How the Flyers’ Social Media Geniuses Made the World Love Gritty

They set out to create a mascot. Instead, they started a revolution.

gritty philadelphia

Gritty, America’s favorite orange fuzzball, at a game in November. Photograph by Steve Boyle.

On day one, it was a tale of two Grittys.

In person, the neck-beardy orange fuzzball was an instant success. Bolstered by balloons and confetti and smoke machines and a t-shirt-launching ATV, the Flyers’ marketing team had just unveiled the club’s new mascot to a hall full of children at the Please Touch Museum. The kids shrieked in delight at his big belly, broad smile and goofy gyrations. It was, by all accounts, a home run of an event. A pure expression of glee.

But over on Twitter, the wretched id of the internet, people were not amused. Or, rather, they were too amused. From the moment of the mascot’s first tweet — “It me. #Gritty” — at 11:17 a.m. on Monday, September 24, 2018, Twitter did what Twitter does: It crucified the creature. And it didn’t stop there: It pilloried the marketing team, the Flyers, and Philadelphia for good measure. Mostly, the haters focused on Gritty’s wide, googly eyes, which in photos can take on a manic, nightmarish quality depending on their orientation when the shutter snaps.

“Looks like he took a speedball.” “A dollar-store version of the Phanatic.” “Internalized screaming and paranoia.” “Someone needs to get fired over this.” “WTF?”

It was the sort of frenzy usually reserved for celebs delivering non-apology apologies or corporations making clumsy appeals to millennials. There was snark. There was blunt derision. There were memes and Photoshops. And there were GIFs. So many goddamn GIFs.

At the Please Touch Museum, still basking in the good vibes, the eight-member squad of Flyers employees who’d been tasked with creating and launching the Flyers’ first mascot in 39 years had retreated to a back room to collect their things before returning to the Wells Fargo Center. An hour later, not one of them had left that room.

“We could not stop reading Twitter,” says Joe Heller, the Flyers’ VP of marketing and communications, of the vortex his team had been sucked into. “It kept coming in.”

Social media coordinator Lauren Robins recalls the awe and dread in the room: “It was like, ‘Did anyone see this one?’ ‘Did anyone see this one?’”

“The event went off without a hitch, and those kids were fired up,” recounts Sarah Schwab, director of marketing and communications. “We thought, ‘Well, this is good — 600 kids responding really well.’ And then you look down at your phone and you’re like, ‘Oh, this is what we expected.’”

Of course they saw it coming. They’re marketers, after all, and social media natives besides. But more importantly, they were prepared because from the moment they embarked on this project, they had been coached to be. And what happened in that room — what the Gritty Brain Trust did in that hour — would change everything.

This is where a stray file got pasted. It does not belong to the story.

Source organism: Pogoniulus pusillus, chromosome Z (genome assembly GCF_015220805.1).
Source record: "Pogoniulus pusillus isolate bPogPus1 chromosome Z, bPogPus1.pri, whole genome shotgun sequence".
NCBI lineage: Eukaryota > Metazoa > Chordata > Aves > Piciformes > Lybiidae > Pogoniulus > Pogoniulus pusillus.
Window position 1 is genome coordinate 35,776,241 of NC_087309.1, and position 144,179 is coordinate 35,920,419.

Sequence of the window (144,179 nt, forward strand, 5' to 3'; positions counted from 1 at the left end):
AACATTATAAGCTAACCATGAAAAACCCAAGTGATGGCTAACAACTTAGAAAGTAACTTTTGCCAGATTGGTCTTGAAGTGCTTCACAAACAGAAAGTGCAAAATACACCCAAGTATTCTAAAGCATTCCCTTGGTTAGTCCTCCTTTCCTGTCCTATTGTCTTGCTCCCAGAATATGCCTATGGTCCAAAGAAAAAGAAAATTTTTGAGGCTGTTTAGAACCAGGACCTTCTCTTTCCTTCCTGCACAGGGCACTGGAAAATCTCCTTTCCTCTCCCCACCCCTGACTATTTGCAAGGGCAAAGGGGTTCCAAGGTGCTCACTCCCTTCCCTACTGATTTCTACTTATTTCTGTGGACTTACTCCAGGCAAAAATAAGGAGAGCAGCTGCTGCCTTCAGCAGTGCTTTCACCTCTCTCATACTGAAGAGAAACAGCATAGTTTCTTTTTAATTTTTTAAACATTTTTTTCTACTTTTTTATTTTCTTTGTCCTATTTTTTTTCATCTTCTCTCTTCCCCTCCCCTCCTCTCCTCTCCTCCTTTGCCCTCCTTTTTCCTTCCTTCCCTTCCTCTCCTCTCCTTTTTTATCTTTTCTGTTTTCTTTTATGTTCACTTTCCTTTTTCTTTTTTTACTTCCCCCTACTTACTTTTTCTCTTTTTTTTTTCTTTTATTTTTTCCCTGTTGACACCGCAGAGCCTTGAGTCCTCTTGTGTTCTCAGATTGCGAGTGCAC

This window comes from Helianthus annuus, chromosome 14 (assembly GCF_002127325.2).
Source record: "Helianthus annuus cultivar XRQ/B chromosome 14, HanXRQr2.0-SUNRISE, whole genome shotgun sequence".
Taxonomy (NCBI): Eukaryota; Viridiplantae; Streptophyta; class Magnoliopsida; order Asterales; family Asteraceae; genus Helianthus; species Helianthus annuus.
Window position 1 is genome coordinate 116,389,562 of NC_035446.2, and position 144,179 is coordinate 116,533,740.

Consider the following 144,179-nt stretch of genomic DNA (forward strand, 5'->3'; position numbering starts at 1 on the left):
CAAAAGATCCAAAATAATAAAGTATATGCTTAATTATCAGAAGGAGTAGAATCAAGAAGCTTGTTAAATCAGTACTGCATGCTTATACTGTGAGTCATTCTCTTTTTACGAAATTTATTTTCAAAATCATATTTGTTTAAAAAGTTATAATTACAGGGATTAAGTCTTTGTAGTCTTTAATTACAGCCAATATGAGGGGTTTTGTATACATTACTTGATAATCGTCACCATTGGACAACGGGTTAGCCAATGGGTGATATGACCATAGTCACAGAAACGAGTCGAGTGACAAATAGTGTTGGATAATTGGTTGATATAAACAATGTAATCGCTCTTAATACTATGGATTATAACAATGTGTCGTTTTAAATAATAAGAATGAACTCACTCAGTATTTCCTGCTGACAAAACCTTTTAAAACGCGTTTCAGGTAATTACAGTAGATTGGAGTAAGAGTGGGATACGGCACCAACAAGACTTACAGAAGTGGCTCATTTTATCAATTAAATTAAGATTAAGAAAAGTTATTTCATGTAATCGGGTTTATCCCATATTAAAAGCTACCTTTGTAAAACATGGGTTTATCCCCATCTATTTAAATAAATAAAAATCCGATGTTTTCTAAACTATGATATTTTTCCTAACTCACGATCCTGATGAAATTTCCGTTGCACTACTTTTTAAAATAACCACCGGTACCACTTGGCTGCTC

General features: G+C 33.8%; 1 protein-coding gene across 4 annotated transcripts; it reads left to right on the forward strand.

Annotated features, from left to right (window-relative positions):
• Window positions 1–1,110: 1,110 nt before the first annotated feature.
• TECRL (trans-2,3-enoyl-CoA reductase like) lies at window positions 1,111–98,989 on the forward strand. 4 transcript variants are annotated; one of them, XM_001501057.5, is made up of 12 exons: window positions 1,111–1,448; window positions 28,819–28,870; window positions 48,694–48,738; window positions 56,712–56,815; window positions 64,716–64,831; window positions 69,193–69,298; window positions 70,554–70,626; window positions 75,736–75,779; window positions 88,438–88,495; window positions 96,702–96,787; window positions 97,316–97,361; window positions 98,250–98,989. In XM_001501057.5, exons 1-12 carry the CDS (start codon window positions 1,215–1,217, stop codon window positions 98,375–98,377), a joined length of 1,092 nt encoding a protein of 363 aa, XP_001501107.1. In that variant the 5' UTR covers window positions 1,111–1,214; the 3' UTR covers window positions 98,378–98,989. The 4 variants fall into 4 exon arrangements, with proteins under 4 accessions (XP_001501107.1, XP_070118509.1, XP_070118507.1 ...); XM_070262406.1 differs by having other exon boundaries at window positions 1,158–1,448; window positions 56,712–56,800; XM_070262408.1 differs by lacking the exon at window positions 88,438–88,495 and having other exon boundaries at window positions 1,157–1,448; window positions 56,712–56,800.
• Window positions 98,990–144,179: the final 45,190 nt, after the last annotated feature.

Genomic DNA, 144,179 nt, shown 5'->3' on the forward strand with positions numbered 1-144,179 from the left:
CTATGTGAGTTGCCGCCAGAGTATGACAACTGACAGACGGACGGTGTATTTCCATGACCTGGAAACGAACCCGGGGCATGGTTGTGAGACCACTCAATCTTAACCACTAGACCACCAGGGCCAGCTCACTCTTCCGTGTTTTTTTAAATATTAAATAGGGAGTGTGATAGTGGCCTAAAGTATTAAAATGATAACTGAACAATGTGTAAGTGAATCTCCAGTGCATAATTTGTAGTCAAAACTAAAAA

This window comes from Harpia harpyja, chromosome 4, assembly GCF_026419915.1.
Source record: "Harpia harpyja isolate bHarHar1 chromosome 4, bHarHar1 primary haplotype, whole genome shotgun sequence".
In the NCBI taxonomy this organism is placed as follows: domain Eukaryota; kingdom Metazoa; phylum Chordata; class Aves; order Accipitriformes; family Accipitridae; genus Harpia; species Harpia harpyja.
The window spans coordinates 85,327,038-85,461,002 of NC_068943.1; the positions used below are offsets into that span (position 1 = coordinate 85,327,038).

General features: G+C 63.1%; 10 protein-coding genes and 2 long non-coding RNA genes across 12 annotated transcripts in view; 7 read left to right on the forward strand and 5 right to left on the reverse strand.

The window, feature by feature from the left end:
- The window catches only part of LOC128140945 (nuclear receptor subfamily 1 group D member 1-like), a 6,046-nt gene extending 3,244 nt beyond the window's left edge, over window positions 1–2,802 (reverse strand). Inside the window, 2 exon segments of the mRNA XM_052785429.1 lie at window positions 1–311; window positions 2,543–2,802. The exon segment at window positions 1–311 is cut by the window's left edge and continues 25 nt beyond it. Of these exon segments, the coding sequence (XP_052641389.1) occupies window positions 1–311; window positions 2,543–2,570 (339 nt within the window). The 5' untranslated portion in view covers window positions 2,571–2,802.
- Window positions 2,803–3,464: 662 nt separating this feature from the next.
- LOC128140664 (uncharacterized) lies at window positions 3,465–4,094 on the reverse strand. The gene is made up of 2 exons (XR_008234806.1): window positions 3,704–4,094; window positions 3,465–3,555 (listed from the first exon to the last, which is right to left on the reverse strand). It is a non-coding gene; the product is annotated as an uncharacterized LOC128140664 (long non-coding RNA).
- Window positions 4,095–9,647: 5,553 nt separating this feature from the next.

At 12:03, the Pittsburgh Penguins “threw us the best possible bone,” says digital media manager Christine Mina. The loathed cross-state rivals responded to Gritty’s initial tweet with six characters: “lol ok.” Nine minutes later, @GrittyNHL returned serve: “Sleep with one eye open tonight, bird.”

“It gave us the opportunity to help him defend the city,” says Mina.

While the Twitter roast of Gritty would continue for most of the rest of the day, spreading out from Philly like an epidemic, that clapback contained multitudes. It drew a line in the sand. It said, If you fuck with the Flyers — if you fuck with Philly — I, Gritty, can’t be held responsible for what happens next. So when the Twitter storm left Philly, when it became the rest of the country piling on, the tide turned. It’s one thing for Philadelphians to give the Flyers mascot a raft of shit. It’s quite another for anyone else to. And that’s how a supposed marketing fail pivoted into the most successful mascot launch basically ever — and a full-fledged international obsession.

Within hours, the mascot was on Good Morning America. A few days later, it was clowning with Fallon. SNL and John Oliver and Conan all did their takes. Gritty was trending for days, producing some 4.8 billion views across TV and the web, worth an estimated $162 million of exposure in its first month. And as is common with monsters, this one was hard to control. Gritty’s visage was commandeered for political purposes, as members of “The Resistance,” the left’s more aggro anti-Trump elements, grafted it into countless protest posters and banners and memes.

Looked at one way, Gritty’s lightning-quick ascent from laughingstock to social media god to leftist totem is just another thick slab of ultra-weird in the bizarro world that is American public life circa now. It’s tempting to conclude that Gritty is simply riding this moment’s angsty zeitgeist. But the truth is that Gritty is more than that. Gritty is the zeitgeist.